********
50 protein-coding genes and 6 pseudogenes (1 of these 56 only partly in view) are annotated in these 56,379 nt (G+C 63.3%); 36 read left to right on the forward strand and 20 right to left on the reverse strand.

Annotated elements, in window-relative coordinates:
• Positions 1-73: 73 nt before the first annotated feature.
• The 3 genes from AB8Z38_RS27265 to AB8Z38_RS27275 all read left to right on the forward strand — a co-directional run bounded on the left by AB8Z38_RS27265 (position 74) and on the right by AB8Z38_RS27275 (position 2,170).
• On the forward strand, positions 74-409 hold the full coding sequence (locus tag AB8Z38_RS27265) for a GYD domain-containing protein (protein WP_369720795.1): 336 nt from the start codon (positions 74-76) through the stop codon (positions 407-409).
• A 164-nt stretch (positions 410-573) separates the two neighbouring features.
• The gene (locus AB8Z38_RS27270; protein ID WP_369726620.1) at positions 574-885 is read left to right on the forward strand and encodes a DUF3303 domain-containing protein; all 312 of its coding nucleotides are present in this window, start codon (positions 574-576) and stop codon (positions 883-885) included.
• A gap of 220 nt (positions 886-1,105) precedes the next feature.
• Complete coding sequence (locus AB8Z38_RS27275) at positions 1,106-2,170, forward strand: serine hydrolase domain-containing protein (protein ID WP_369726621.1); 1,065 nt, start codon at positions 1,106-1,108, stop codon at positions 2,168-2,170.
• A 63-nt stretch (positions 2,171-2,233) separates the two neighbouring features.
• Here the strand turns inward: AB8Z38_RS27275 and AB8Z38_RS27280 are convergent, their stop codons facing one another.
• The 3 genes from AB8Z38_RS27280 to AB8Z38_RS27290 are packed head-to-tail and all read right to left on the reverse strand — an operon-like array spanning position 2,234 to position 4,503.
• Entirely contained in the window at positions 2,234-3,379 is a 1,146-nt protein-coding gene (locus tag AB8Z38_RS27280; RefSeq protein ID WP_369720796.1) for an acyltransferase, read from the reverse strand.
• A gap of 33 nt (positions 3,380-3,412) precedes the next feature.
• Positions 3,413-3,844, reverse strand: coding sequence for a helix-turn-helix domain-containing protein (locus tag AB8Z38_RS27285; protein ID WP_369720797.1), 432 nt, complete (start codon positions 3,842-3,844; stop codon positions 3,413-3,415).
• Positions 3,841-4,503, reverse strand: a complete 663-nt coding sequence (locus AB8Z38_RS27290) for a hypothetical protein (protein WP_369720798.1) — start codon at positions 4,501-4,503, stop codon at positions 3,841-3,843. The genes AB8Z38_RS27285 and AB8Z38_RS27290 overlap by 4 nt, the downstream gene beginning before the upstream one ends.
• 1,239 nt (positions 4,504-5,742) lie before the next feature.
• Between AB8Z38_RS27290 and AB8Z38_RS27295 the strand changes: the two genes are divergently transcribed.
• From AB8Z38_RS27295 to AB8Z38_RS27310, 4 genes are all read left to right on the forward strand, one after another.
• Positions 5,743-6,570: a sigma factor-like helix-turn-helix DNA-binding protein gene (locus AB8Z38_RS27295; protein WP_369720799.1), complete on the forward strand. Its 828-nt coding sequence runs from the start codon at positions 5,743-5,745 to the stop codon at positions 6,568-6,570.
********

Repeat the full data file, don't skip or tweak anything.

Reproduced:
50 protein-coding genes and 6 pseudogenes (1 of these 56 only partly in view) are annotated in these 56,379 nt (G+C 63.3%); 36 read left to right on the forward strand and 20 right to left on the reverse strand.

Annotated elements, in window-relative coordinates:
• Positions 1-73: 73 nt before the first annotated feature.
• The 3 genes from AB8Z38_RS27265 to AB8Z38_RS27275 all read left to right on the forward strand — a co-directional run bounded on the left by AB8Z38_RS27265 (position 74) and on the right by AB8Z38_RS27275 (position 2,170).
• On the forward strand, positions 74-409 hold the full coding sequence (locus tag AB8Z38_RS27265) for a GYD domain-containing protein (protein WP_369720795.1): 336 nt from the start codon (positions 74-76) through the stop codon (positions 407-409).
• A 164-nt stretch (positions 410-573) separates the two neighbouring features.
• The gene (locus AB8Z38_RS27270; protein ID WP_369726620.1) at positions 574-885 is read left to right on the forward strand and encodes a DUF3303 domain-containing protein; all 312 of its coding nucleotides are present in this window, start codon (positions 574-576) and stop codon (positions 883-885) included.
• A gap of 220 nt (positions 886-1,105) precedes the next feature.
• Complete coding sequence (locus AB8Z38_RS27275) at positions 1,106-2,170, forward strand: serine hydrolase domain-containing protein (protein ID WP_369726621.1); 1,065 nt, start codon at positions 1,106-1,108, stop codon at positions 2,168-2,170.
• A 63-nt stretch (positions 2,171-2,233) separates the two neighbouring features.
• Here the strand turns inward: AB8Z38_RS27275 and AB8Z38_RS27280 are convergent, their stop codons facing one another.
• The 3 genes from AB8Z38_RS27280 to AB8Z38_RS27290 are packed head-to-tail and all read right to left on the reverse strand — an operon-like array spanning position 2,234 to position 4,503.
• Entirely contained in the window at positions 2,234-3,379 is a 1,146-nt protein-coding gene (locus tag AB8Z38_RS27280; RefSeq protein ID WP_369720796.1) for an acyltransferase, read from the reverse strand.
• A gap of 33 nt (positions 3,380-3,412) precedes the next feature.
• Positions 3,413-3,844, reverse strand: coding sequence for a helix-turn-helix domain-containing protein (locus tag AB8Z38_RS27285; protein ID WP_369720797.1), 432 nt, complete (start codon positions 3,842-3,844; stop codon positions 3,413-3,415).
• Positions 3,841-4,503, reverse strand: a complete 663-nt coding sequence (locus AB8Z38_RS27290) for a hypothetical protein (protein WP_369720798.1) — start codon at positions 4,501-4,503, stop codon at positions 3,841-3,843. The genes AB8Z38_RS27285 and AB8Z38_RS27290 overlap by 4 nt, the downstream gene beginning before the upstream one ends.
• 1,239 nt (positions 4,504-5,742) lie before the next feature.
• Between AB8Z38_RS27290 and AB8Z38_RS27295 the strand changes: the two genes are divergently transcribed.
• From AB8Z38_RS27295 to AB8Z38_RS27310, 4 genes are all read left to right on the forward strand, one after another.
• Positions 5,743-6,570: a sigma factor-like helix-turn-helix DNA-binding protein gene (locus AB8Z38_RS27295; protein WP_369720799.1), complete on the forward strand. Its 828-nt coding sequence runs from the start codon at positions 5,743-5,745 to the stop codon at positions 6,568-6,570.